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How to Spot Warning Signs of Mental Illness in Seniors


Even if you live with your senior loved one or visit them daily, some signs of mental illness may not be obvious to you. According to the World Health Organization, around 15% of 60+ adults suffer from a mental disorder. Additionally, neurological conditions such as dementia or Alzheimer’s can lead to mental illnesses like depression. The sooner you’re able to recognize the warning signs of mental illness in your loved one, the sooner you can begin treatment. Careage Senior Living has compiled a list of these warning signs.

Abrupt Mood Changes

If your loved one suddenly becomes quick to anger or vacillates rapidly from happiness to sadness, it could be a sign of declining mental health. Alternatively, a lack of outward emotion entirely, including sadness, can indicate the onset of depression.

Increased Stress

While stressful events and environments can be causes of depression, it can also work the other way around. People suffering from mental illness can become stressed out or anxious by small life changes or setbacks more readily than those who are mentally healthy. If your loved one seems to overreact to small changes, it could be a sign of mental illness.

Lack of Interest in Hobbies or Activities

If your loved one generally enjoys actively engaging in hobbies or other pursuits and suddenly starts declining invitations and opportunities, it could be a sign that they are struggling mentally. Physical impairments may also be a factor, so a thorough medical check-up may be in order.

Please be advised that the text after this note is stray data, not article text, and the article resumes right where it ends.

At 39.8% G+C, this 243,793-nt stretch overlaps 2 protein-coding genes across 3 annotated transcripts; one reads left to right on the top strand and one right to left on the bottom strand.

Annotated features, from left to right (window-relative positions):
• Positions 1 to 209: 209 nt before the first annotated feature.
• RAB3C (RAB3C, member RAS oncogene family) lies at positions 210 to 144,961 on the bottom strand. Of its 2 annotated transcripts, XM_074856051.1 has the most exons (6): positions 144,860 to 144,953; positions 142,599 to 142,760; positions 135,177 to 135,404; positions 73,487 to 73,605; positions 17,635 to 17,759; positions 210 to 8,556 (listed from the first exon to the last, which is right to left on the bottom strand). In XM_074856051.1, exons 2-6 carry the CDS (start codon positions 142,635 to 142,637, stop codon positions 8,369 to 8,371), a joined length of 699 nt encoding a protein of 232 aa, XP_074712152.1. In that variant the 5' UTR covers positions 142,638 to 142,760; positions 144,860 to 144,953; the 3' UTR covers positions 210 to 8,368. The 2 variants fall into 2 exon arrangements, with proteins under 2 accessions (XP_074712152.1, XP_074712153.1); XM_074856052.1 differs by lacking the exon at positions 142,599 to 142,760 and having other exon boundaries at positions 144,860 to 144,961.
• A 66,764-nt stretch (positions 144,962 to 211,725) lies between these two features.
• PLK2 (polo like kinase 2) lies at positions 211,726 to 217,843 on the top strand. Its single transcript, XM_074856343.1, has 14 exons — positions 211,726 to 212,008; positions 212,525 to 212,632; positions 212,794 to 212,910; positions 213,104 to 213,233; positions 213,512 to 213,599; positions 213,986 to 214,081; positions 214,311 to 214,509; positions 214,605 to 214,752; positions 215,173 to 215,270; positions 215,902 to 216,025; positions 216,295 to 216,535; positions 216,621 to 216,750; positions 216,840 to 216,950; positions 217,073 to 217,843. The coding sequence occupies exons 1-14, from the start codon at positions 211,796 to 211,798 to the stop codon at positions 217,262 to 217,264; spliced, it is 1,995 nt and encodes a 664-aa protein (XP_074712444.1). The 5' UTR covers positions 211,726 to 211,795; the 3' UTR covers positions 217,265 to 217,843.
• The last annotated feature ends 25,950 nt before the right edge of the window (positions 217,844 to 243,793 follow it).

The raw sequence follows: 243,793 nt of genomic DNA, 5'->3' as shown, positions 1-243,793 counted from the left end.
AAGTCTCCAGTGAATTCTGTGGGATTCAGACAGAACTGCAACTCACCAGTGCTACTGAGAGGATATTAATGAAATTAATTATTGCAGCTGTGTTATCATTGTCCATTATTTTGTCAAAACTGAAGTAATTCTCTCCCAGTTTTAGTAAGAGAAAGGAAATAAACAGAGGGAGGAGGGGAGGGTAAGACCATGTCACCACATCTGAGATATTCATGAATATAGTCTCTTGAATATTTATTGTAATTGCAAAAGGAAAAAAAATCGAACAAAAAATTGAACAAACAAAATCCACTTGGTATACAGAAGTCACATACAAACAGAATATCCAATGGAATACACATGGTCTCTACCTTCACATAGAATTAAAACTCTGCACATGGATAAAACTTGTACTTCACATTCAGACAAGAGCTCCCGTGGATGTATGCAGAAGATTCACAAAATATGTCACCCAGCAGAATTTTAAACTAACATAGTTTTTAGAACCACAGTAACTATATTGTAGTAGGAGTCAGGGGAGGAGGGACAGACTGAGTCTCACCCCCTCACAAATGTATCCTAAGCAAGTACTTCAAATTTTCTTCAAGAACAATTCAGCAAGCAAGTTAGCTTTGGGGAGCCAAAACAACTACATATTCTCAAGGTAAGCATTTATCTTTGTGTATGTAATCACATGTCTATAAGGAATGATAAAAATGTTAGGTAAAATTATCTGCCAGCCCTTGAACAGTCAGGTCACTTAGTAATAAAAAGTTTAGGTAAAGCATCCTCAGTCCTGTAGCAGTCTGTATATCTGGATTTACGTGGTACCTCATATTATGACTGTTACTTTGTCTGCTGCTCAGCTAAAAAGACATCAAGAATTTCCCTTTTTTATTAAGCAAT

Decreased Appetite

If you share meals with your loved one frequently, a drastic decrease in food consumption will be apparent. While some appetite decline is normal as we age, a sudden loss of appetite is a common sign of depression and something to keep an eye out for.

Increased Use of Substances

If you notice your loved one ordering an extra glass of wine more often or drinking more high-alcohol liquor than usual, it may be a sign to check on their mental wellbeing. This can also extend to increased use of sleeping pills, painkillers, or other prescription medications.

It can be difficult to make the journey towards improved mental health for a senior loved one. We hope that this list was able to help you spot a few of the warning signs so you can start this journey sooner rather than later. For more information and tips for seniors and their families, check out the Careage blog.


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